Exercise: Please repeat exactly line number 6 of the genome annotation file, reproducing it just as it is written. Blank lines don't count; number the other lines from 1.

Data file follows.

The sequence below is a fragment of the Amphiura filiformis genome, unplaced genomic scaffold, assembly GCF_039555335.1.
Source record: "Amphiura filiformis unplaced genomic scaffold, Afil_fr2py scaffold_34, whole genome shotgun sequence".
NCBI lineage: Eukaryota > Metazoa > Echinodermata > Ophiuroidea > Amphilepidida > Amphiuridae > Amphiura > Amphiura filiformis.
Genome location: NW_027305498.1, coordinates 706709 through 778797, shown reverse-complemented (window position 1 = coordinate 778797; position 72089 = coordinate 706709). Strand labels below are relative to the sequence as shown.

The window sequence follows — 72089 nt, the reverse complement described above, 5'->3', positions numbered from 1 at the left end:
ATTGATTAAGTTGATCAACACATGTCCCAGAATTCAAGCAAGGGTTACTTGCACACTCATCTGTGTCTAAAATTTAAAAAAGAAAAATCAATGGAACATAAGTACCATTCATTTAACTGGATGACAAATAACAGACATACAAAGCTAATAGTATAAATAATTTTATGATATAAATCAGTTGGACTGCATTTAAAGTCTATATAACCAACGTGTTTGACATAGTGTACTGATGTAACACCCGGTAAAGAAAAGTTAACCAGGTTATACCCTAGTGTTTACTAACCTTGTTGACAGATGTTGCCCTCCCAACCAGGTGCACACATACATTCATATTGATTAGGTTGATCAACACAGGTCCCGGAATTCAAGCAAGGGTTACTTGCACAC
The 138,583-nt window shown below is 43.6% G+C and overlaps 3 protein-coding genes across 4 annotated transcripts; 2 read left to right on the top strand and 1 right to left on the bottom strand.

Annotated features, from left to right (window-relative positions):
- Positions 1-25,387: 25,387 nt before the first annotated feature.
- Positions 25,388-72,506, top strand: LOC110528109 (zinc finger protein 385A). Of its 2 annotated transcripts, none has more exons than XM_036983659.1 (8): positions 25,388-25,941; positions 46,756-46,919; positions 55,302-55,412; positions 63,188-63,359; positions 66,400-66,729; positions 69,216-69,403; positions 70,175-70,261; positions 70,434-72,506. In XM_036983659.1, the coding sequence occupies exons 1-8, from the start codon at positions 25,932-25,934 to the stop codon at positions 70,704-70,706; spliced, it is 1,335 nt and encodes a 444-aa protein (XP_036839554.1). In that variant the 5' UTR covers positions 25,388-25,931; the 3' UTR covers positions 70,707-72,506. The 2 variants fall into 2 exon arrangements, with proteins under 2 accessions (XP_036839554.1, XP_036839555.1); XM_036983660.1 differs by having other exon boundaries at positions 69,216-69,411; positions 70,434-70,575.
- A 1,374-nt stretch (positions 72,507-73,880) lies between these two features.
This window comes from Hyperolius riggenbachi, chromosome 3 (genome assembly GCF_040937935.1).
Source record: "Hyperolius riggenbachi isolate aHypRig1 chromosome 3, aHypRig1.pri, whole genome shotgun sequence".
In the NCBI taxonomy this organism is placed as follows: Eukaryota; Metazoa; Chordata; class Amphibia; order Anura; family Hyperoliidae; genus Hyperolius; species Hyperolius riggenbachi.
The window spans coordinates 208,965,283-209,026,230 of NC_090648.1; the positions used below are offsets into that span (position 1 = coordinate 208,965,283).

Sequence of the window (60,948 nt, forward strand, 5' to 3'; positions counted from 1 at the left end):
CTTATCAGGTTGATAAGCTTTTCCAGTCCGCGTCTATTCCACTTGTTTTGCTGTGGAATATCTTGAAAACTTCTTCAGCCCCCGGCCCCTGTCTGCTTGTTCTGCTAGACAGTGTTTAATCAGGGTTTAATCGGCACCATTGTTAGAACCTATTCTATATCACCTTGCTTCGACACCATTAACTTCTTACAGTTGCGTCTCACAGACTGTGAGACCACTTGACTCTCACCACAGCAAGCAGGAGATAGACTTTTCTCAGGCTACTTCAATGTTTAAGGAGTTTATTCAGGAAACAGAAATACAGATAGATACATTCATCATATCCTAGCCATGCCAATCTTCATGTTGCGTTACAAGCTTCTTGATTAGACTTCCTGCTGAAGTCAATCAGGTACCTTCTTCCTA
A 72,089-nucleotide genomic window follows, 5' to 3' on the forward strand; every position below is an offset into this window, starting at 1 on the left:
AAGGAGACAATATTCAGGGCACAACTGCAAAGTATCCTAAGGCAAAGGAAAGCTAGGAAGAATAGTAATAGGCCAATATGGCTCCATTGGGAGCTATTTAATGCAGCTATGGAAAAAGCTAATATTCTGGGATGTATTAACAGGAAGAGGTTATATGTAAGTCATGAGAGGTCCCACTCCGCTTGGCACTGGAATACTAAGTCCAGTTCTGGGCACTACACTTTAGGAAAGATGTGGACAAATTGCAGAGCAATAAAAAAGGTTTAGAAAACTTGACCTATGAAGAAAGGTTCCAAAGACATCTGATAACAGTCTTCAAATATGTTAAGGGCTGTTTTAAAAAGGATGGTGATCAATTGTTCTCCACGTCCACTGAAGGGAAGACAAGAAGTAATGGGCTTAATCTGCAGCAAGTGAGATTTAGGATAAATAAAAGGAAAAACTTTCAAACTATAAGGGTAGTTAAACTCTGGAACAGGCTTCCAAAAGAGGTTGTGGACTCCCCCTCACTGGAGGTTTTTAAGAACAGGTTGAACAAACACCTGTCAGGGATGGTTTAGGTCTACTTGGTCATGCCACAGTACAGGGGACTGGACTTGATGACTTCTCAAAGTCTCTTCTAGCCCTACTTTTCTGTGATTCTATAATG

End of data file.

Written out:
ATTGATTAAGTTGATCAACACATGTCCCAGAATTCAAGCAAGGGTTACTTGCACACTCATCTGTGTCTAAAATTTAAAAAAGAAAAATCAATGGAACATAAGTACCATTCATTTAACTGGATGACAAATAACAGACATACAAAGCTAATAGTATAAATAATTTTATGATATAAATCAGTTGGACTGCATTTAAAGTCTATATAACCAACGTGTTTGACATAGTGTACTGATGTAACACCCGGTAAAGAAAAGTTAACCAGGTTATACCCTAGTGTTTACTAACCTTGTTGACAGATGTTGCCCTCCCAACCAGGTGCACACATACATTCATATTGATTAGGTTGATCAACACAGGTCCCGGAATTCAAGCAAGGGTTACTTGCACAC